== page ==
I suddenly realized the source of my deep angst about these matters. Though Evangelical churches had their own practices, their own “rituals,” many of them were based on the premise that our behavior and the worship of our daily lives is formed by the knowledge individuals are given. The general idea is, tell people the truth and their lives will be changed. Deposit truth into their minds and you will see the fruit in their lives. From this perspective then, it makes sense that most Evangelical services I grew up in take the format that they do. What is the central point in those services, the peak toward which all other elements are moving? The sermon. The sermon occupies most of the time in these services, and pastors are operating under the assumption that the message they are giving will in some way help the congregation to gain insights into their faith that help them live it out more completely than they have before — their hope is that the message will form them.
The liturgy of the Catholic mass approaches formation and transformation from a more embodied perspective. In other words, the central element — the Eucharist — and many of the accompanying rituals that surround it are geared not toward a deposit of knowledge in our minds. They involve rituals, physical practices aimed at shaping the desires of the heart. We enter the church and touch the holy water, making the sign of the cross. We genuflect toward the altar, toward the Sacrament, before entering our pews. We tap our chest with our fist during the Penitential Act. We stand for the gospel reading, before which we make the sign of the cross with our thumbs over our foreheads, lips and hearts. During the consecration of the Eucharist we are kneeling, and then we walk forward to receive it with open hands and mouths. The whole of the mass, the whole liturgy, is a prayer to God that we are praying with the priest. The liturgy is an act, a practice, in which we participate to worship God. This reflects the truth that our sactification and personal transformation does not automatically happen as a result of a deposit of knowledge into our brains — we practice it.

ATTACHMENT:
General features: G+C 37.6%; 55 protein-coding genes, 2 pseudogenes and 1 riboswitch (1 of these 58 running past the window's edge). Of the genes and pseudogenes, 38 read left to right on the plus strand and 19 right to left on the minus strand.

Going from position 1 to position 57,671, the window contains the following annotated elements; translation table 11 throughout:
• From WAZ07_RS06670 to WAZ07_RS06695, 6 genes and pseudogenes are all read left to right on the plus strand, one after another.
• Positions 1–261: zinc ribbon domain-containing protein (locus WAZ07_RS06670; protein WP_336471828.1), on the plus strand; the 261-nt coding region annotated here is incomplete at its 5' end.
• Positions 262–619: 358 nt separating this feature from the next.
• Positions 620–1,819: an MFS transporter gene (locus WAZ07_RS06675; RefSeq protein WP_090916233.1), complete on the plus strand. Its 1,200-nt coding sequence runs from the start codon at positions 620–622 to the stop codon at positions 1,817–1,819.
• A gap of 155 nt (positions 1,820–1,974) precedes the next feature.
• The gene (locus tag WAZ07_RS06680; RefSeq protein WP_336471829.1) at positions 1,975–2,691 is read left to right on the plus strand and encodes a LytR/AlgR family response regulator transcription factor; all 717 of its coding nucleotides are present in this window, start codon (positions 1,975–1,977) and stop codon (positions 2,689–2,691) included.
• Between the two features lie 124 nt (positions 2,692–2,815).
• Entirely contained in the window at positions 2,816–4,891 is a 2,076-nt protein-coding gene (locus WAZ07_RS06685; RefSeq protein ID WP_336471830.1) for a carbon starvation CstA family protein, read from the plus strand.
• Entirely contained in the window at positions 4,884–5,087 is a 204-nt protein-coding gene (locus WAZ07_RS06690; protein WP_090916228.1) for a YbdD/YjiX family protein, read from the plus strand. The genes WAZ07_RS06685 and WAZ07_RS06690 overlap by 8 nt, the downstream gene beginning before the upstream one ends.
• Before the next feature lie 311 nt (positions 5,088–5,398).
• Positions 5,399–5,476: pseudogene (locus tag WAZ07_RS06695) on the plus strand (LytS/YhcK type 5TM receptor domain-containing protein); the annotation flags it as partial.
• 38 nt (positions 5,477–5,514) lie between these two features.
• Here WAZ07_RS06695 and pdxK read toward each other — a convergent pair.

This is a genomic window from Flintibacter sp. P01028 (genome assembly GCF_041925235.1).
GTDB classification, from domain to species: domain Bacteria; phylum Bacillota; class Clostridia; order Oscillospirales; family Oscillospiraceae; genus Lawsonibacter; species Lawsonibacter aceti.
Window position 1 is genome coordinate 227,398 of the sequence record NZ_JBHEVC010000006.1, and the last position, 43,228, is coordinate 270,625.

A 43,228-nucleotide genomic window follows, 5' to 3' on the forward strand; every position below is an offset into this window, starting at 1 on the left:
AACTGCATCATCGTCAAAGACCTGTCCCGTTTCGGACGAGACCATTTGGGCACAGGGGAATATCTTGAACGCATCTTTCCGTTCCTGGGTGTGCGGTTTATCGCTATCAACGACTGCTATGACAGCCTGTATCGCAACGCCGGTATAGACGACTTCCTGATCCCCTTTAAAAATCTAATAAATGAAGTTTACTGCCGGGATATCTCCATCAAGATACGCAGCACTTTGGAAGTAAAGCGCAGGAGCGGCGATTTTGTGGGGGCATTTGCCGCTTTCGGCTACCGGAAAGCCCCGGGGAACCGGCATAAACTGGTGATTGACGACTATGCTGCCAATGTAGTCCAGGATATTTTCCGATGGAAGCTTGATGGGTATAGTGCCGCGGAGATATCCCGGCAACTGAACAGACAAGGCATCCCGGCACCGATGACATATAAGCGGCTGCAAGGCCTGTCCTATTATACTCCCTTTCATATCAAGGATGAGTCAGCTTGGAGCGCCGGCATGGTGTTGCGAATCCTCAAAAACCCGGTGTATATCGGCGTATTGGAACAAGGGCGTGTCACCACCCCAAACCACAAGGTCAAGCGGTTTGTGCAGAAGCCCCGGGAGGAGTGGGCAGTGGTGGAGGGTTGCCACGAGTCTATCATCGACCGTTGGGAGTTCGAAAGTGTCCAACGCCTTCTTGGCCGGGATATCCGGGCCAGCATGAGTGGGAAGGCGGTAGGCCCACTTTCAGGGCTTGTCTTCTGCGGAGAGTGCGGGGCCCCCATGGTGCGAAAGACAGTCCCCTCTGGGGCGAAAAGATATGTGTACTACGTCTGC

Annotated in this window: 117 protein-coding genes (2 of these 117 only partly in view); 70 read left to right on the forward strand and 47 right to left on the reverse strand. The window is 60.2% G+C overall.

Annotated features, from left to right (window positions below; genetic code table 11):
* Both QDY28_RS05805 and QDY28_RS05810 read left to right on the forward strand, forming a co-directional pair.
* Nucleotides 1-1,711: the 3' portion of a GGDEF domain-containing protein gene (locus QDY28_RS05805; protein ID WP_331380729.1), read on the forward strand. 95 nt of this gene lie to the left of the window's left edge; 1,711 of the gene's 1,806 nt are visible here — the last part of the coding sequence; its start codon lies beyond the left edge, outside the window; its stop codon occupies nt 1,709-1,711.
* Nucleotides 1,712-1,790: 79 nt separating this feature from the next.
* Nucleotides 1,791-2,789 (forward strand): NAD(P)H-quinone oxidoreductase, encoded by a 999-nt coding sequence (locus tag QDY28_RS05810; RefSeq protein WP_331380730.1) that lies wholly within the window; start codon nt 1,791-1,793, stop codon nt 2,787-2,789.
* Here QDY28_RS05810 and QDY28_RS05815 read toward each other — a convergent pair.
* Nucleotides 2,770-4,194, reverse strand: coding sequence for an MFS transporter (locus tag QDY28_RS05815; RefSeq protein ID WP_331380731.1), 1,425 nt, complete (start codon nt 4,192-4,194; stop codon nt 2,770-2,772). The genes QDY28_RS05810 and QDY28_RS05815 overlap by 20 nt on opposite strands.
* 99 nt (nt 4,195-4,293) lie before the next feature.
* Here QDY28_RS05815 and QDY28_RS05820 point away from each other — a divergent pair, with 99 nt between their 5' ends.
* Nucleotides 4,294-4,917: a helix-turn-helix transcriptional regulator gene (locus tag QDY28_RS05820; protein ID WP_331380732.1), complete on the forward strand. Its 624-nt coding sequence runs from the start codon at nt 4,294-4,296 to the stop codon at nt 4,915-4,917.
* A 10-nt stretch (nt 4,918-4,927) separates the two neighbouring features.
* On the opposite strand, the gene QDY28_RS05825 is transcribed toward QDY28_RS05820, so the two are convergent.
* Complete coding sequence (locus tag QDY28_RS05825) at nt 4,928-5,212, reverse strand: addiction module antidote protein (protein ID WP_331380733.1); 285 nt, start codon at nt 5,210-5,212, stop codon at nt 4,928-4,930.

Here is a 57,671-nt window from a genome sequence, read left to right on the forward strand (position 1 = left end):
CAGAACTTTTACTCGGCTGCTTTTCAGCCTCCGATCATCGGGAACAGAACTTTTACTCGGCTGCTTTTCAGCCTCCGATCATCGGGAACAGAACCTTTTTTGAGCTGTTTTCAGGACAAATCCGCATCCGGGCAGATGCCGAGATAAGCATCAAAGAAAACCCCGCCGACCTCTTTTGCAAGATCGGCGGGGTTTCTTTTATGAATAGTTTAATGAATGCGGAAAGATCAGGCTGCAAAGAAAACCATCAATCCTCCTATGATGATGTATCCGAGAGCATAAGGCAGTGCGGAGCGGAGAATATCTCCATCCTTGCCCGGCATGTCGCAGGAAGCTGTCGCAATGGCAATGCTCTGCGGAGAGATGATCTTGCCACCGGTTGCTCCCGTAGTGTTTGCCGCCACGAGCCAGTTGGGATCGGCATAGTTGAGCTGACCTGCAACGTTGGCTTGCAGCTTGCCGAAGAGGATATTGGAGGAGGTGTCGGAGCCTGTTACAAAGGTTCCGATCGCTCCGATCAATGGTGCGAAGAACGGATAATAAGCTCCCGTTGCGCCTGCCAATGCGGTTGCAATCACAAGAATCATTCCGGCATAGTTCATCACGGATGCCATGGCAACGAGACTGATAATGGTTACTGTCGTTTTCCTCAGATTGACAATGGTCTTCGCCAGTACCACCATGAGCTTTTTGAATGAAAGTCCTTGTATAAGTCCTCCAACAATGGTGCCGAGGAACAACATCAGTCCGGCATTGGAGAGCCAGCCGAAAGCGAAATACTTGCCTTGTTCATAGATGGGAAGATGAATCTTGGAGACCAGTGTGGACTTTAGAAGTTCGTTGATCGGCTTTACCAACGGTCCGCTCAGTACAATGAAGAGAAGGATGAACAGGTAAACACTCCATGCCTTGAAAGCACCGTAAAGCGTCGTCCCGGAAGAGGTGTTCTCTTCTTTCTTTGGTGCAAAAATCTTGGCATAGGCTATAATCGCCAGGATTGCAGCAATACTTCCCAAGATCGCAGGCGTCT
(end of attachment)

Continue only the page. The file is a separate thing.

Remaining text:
Why is this understanding of the liturgy, or our worship services, so important? Smith puts it well for us:
“The rhythms and rituals of Christian worship are not the ‘expression of’ a Christian worldview, but are themselves an ‘understanding’ implicit in practice–an understanding that cannot be had apart from the practices.”²
There is an understanding of our faith that we will only have when it is practiced, when knowledge has made its way from our heads to our hearts through embodied practice that truly is worship. When I go to mass, the understanding implicit in the practice is that it is not about me — it is about Christ. I certainly gain plenty of intellectual insights, particularly from a good homily. Sometimes I am blessed by songs that are sung. However, those insights and graces serve the purpose of assisting me in my practice of worshipping the Lord. I am there, along with my brothers and sisters in Christ, to unite with the universal Church in memorializing His sacrifice and aligning my life with His. The liturgy is old and has been prayed by the Church for a very long time, and plenty of people (including myself) find the history nostalgic and the prose beautiful. Yet, it is not its aesthetic that is ultimately compelling, for flattering my stylistic preferences should not be the desire of my heart, should not be what I love, should not be what I worship. The liturgy is compelling because it trains my soul to worship Christ, for I want Him to be my desire, whom I love, the object of my worship.
¹ Smith, James K. A. Desiring the Kingdom: Worship, Worldview, and Cultural Formation. Grand Rapids: Baker Academic, 2009, p. 51.
² Smith, 2009, p. 69.